Agreed. This arguably makes some sense in Alberta because there is so little room on the left. It really makes no sense in Alberta for 2 centre-left parties to be duking it out for the relatively slim pickings on that end of the political spectrum there.

      I agree that federally, the equation is completely different. The Canadian federal Liberal Party is a huge tent compared to the Alberta Liberals.

  10. Chris says:

    The political right is split but the political left has seen little potential gain because they have failed to become a viable option for Alberta voters.

  11. Sean says:

    mature, intelligent, strategic, postive, selfless, forward looking, non partisan, community oriented, a GRIP on REALITY… sigh…

  12. Don Carruthers says:

    It also speaks volumes that the Alberta Liberal Party lists its address and HQ as being in Edmonton. That’s always been where they’ve had the best chance to win seats, Lawrence Decore was an Edmonton mayor, etc. But in Calgary, where the most people are and by far the most money and head offices are, the Alberta Liberals are the political equivalent of a footnote or asterisk.

    Same goes for the Alberta Dippers, really. Edmonton is Redmonton, as far as Calgarians are concerned.

  13. gretschfan says:

    One thing for sure, I’d change that logo pronto. To me, at a glance it says “when you and I talk, it’s all very puzzling.”

  14. Don Carruthers says:

    I agree they spend like a centre-left party, and that’s because they can get away with it. But they regulate industry like a decidedly right-wing party. And they don’t tax like a left wing party — again, because they usually don’t have to.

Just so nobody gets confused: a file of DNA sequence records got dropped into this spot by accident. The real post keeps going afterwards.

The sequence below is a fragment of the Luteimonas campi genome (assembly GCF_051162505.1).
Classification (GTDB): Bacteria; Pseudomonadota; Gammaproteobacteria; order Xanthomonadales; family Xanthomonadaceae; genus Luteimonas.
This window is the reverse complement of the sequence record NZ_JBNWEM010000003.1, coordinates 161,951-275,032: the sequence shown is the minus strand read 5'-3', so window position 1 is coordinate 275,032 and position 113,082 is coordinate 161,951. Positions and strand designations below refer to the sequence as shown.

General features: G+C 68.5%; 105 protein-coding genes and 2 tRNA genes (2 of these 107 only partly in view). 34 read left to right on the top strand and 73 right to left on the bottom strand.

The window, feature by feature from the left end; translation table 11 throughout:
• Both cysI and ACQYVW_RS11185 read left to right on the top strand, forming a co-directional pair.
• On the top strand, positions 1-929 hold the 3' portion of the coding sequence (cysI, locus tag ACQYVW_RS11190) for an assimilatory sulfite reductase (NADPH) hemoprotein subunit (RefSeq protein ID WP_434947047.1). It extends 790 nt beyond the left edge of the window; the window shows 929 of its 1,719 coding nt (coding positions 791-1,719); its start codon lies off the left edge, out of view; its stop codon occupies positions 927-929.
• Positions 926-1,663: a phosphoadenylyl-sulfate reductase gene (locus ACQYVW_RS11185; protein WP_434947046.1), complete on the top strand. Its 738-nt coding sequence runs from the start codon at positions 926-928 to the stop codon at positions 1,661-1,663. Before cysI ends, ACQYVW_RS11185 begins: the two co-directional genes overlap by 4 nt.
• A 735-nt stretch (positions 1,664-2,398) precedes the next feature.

15. Steve T says:

    I detest how the left has taken the word “progressive” and twisted its meaning to serve their purpose. It is, by its very nature, condescending and inaccurate. Not every left-of-centre policy equates to progress, and neither does every right-of-centre policy.

    Those who are on the fence, both in Alberta and elsewhere, will be turned off by this insulting terminology.

  16. Namesake says:

    Yeah, because once the oxymorons misappropriate a word (like “Progressive Conservatives,” “Canadian Security Intelligence Services,” “Microsoft Works”…) they get to trademark it and prevent it from returning to its original use for good!

  17. Davealberta.ca has an interview done by a Medecine Hat readio station with our illustrious premier.
    It is pathetic.To suggest that he and his government totally blew it regarding their response to the flooding in the south eastern part of our province,is a gross understatement.
    I have supported the PC party in this province for many years.That is finished.They are old,lazy,comfortable and unbelievably arrogant.It is high time they were voted OUT!!!!
    The liberal and NDP parties are non starters.The Wildrose is new.
    Our political landscape in this province is very bleak.Support for wildrose is increasing and we can only hope they will garner enough seats in the next election to shake up this government.
    Stelmac is a total bust.I hope he enjoys his Portugal(or wherever he’s going)vacation.

  18. Greg says:

    As a conservative from Alberta (probably the type Warren loves to throw political barbs at) let me add my 2 cents.

    This would be great. Politics works best when there is choice and alternatives. It was a good thing Federally when the PCs reunited. Before that the libs could cruise to victory with no worries. We need the same in Alberta. If the libs and NDP can unite (and get a different name, sorry but Liberal won’t work here, call yourselves the Alberta Party or Progressive Party) it could be a real 3 way horse race between the Wildrose PCs and Lib/NDPers. It is good for democracy and would be good for Alberta.

  19. robert says:

    David will get NO (as in zero) help from Alberta’s press all of whom have their lips pressed…elsewhere. Would that it could work…would that it could (sigh).

  20. jenjen says:

    Does anyone think it would be a good idea for the provincial Alberta Liberals and NDP to merge and to call themselves a new name entirely? Why no discussion on this after all these years in opposition?

Leave a Reply

Your email address will not be published. Required fields are marked *